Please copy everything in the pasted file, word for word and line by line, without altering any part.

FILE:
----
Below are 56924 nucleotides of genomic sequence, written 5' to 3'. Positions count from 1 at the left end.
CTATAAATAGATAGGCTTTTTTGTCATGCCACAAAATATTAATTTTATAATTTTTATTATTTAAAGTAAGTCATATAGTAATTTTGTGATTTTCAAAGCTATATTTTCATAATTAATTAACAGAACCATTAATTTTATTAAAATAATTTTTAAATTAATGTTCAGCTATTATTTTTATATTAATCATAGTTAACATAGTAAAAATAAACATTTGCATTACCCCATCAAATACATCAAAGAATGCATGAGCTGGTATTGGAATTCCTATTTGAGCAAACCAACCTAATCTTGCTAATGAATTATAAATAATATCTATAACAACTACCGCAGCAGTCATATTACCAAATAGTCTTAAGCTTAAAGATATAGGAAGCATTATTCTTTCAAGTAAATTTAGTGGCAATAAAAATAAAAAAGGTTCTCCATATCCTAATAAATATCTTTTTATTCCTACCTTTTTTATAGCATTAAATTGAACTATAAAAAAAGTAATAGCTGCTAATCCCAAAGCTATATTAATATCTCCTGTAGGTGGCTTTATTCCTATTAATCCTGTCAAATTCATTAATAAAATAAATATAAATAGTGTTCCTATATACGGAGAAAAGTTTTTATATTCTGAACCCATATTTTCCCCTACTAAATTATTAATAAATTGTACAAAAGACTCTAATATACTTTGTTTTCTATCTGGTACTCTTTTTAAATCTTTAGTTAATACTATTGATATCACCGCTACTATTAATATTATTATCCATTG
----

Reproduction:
Below are 56924 nucleotides of genomic sequence, written 5' to 3'. Positions count from 1 at the left end.
CTATAAATAGATAGGCTTTTTTGTCATGCCACAAAATATTAATTTTATAATTTTTATTATTTAAAGTAAGTCATATAGTAATTTTGTGATTTTCAAAGCTATATTTTCATAATTAATTAACAGAACCATTAATTTTATTAAAATAATTTTTAAATTAATGTTCAGCTATTATTTTTATATTAATCATAGTTAACATAGTAAAAATAAACATTTGCATTACCCCATCAAATACATCAAAGAATGCATGAGCTGGTATTGGAATTCCTATTTGAGCAAACCAACCTAATCTTGCTAATGAATTATAAATAATATCTATAACAACTACCGCAGCAGTCATATTACCAAATAGTCTTAAGCTTAAAGATATAGGAAGCATTATTCTTTCAAGTAAATTTAGTGGCAATAAAAATAAAAAAGGTTCTCCATATCCTAATAAATATCTTTTTATTCCTACCTTTTTTATAGCATTAAATTGAACTATAAAAAAAGTAATAGCTGCTAATCCCAAAGCTATATTAATATCTCCTGTAGGTGGCTTTATTCCTATTAATCCTGTCAAATTCATTAATAAAATAAATATAAATAGTGTTCCTATATACGGAGAAAAGTTTTTATATTCTGAACCCATATTTTCCCCTACTAAATTATTAATAAATTGTACAAAAGACTCTAATATACTTTGTTTTCTATCTGGTACTCTTTTTAAATCTTTAGTTAATACTATTGATATCACCGCTACTATTAATATTATTATCCATTG